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J.T. Magen resolves CoreSite’s new-build Chicago data center challenges

It took J.T. Magen two months of digging with massive drill bits to install the 219 caissons to support CoreSite Realty Corporation’s purpose-built Chicago data center. This was just the start of the construction hurdles to overcome on this complicated project. But with nationwide mission critical expertise, the J.T. Magen team was undaunted in taking on the challenges of the first-ever ground-up data center built in the city.

CoreSite CH2 is a four-story, 196,000 sq. ft. colocation facility specifically designed for the structural weight-bearing needs of large power, cooling, data and redundant systems. It’s located in Chicago’s South Loop business district on a brownfield site and was custom-designed by Corgan.

“All new buildings downtown need extensive deep foundations due to soft earth,” says Geoff Arend, J.T. Magen project executive. “Structural supports in some cases go all the way down to bedrock, depending on soil conditions and the building’s performance requirements.”

Photos: © J.T. Magan

Topping off is celebrated with a traditional evergreen tree afixed to the last steel beam installed atop the structure.

Deep foundation work

At the CH2 construction site, the 219 holes dug for the supporting top-of-rock and bell caissons averaged 55 feet deep. The painstaking process required special drill bits up to five feet in diameter biting into the dirt, coming back up to spin out the dirt, and going back down for more until the soil tests verified it was hard enough to weight bear, explains Arend.

Casings were pushed down into the drilled holes to keep them from collapsing, rebar cages were inserted and they were injected with concrete to establish the building footings. A total of 1,300 tons of rebar and 12,800 tons of concrete were used for the caissons and foundations.

The project then went vertical with grade beams and the steel structure, requiring more than 1,950 tons of structural steel. Two-thirds of the property footprint covering 1.54 acres is a metal structure; the buildout’s last third is concrete podium.

Site restrictions complicate logistics

Since this was tight lot-line-to-lot-line construction, there was no room for staging, laydown or storage of materials, Arend explains. This required an innovative strategy for equipment delivery – long-lead items were ordered early (even in bid phase), with constant vendor communication to keep sequencing on track.

Large equipment was fabricated and partially assembled off site, and then mounted on skids before coming to the jobsite for quick installation. Some construction materials were picked by a crane directly from the truck; others were staged on top of the pedestrian canopy.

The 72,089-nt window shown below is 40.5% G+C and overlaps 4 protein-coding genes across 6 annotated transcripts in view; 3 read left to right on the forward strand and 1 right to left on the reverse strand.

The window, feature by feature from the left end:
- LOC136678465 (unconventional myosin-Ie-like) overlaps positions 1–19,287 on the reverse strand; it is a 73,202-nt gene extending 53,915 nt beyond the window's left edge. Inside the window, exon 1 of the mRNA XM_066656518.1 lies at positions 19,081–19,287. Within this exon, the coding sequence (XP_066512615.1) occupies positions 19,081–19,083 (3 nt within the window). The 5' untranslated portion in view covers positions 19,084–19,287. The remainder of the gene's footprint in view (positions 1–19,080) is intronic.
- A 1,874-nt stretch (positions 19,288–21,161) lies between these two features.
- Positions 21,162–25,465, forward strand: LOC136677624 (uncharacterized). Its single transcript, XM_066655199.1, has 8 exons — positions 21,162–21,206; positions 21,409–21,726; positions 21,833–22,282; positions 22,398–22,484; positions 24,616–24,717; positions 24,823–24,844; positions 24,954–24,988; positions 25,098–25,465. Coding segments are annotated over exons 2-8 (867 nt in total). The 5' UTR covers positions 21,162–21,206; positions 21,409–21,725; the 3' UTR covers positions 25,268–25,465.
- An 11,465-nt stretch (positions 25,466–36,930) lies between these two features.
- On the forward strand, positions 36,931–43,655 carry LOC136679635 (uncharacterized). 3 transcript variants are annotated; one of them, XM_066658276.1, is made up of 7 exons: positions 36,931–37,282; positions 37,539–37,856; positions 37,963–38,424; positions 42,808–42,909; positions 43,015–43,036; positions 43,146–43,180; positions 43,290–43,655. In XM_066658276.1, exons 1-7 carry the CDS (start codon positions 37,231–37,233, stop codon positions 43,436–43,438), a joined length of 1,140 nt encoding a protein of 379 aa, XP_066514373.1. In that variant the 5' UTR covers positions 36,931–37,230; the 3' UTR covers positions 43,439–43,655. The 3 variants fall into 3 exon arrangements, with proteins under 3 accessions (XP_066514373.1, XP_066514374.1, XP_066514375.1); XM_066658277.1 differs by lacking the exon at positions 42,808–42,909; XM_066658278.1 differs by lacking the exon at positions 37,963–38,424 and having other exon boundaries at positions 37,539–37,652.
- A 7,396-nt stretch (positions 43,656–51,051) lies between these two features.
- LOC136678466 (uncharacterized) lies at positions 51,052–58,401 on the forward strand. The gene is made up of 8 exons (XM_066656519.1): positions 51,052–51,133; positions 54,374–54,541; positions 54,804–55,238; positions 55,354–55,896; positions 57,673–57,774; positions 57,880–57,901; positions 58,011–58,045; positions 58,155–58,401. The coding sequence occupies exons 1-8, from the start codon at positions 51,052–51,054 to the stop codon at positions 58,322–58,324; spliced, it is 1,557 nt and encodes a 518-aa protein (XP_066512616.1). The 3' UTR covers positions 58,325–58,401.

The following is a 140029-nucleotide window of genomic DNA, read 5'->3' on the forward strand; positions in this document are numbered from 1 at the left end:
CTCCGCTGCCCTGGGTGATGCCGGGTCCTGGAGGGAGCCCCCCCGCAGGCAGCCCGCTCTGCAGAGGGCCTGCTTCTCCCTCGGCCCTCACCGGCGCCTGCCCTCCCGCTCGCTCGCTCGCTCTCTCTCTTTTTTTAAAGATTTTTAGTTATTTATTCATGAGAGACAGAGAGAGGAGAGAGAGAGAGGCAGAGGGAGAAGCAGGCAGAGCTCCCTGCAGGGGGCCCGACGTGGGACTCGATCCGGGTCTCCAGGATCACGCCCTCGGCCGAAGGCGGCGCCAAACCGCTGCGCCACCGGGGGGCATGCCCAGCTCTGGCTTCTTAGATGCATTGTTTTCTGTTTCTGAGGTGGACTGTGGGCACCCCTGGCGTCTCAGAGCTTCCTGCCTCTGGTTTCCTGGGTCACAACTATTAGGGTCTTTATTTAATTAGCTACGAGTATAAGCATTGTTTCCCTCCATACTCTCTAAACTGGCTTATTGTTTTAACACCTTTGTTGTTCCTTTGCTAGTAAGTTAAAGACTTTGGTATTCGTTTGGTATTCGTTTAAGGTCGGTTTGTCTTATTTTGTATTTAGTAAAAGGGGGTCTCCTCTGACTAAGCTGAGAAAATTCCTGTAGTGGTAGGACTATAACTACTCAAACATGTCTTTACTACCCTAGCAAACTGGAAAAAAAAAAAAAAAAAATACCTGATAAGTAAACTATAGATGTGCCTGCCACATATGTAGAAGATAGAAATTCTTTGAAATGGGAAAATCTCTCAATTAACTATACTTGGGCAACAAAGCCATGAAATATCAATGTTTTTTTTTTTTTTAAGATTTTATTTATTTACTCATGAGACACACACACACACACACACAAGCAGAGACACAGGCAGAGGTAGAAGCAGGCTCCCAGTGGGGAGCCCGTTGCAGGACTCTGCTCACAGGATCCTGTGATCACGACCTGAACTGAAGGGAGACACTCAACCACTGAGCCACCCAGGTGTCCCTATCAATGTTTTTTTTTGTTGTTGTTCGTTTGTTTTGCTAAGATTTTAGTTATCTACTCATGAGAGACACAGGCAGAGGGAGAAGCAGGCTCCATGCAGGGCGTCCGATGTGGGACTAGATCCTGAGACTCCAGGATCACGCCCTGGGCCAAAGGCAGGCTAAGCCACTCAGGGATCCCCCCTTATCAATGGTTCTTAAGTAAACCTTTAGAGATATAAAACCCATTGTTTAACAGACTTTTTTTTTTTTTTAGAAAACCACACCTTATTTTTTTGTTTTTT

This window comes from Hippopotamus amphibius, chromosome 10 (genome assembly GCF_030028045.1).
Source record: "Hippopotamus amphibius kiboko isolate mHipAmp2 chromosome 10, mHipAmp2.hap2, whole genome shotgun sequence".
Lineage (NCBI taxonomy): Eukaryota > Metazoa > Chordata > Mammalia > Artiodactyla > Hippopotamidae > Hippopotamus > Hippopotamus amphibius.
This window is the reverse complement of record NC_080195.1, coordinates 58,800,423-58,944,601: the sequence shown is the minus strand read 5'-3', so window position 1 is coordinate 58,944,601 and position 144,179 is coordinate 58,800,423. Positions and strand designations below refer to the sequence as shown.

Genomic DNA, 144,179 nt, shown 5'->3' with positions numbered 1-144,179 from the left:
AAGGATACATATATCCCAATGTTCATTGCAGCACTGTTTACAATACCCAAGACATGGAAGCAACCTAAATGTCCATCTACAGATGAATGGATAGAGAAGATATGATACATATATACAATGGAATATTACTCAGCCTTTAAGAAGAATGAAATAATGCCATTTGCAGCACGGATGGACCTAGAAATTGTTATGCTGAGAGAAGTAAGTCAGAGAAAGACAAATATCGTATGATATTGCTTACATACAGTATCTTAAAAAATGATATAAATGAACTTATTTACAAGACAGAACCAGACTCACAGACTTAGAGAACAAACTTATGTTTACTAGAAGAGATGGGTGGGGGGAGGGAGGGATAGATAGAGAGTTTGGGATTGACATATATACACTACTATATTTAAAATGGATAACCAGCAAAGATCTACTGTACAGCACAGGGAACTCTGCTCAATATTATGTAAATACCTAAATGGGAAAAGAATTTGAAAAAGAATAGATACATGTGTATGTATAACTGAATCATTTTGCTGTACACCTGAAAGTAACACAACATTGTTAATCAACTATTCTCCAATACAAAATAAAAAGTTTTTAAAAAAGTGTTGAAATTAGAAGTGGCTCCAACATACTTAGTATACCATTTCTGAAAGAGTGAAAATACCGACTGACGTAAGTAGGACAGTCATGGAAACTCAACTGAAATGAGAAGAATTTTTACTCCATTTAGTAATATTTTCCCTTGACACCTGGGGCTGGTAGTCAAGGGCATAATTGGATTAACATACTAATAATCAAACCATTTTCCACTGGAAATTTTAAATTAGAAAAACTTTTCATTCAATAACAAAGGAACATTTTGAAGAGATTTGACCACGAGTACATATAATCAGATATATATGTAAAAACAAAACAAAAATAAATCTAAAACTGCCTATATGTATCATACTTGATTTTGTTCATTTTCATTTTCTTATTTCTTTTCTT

Location impacts phasing

The site is in a congested urban area and there is a 24-hour UPS distribution facility across the street, so the project had to minimize impact on traffic and adjacent businesses, says Arend. This made phasing and deliveries a challenge – J.T. Magen had to close roads for the crane lifts, get permits and do work by night as a result. The project required close coordination with CDOT and other building department agencies.

To minimize street closures, J.T. Magen sequenced the building process so the crane could sit in the middle of the lot and build clockwise. With the middle section remaining to fill in, the crane eased out with the buildout, and was only on the street for a short period. “It was a unique approach,” says Arend.

Utility/equipment requirements

The challenge of getting the massive amount of power and other utilities needed for the data center required engineering, specification and logistical work with Commonwealth Edison Company, as well as other utilities providers, according to Wael Skaik, J.T. Magen MEPS project manager. To accommodate the increased power needs, J.T. Magen built a dedicated onsite vault for ComEd utilities to their specifications.

Once the structure was completed, J.T. Magen installed more than 1.4 million lbs. of equipment, including generators, chillers, enclosures, cooling towers, electrical switch gear, UPS systems, and redundant power and cooling systems, Skaik says. Some equipment was lifted to the roof, and others to specific floors. The generators were installed through an opening in the wall, put on rollers and pushed into place to be anchored.

Considering the complex logistical, foundation and MEPS requirements for CoreSite CH2, the completion schedule was aggressive, says Skaik. “I love how complicated this project was – all the challenges made it interesting.”

Photo: © McShane Fleming Studios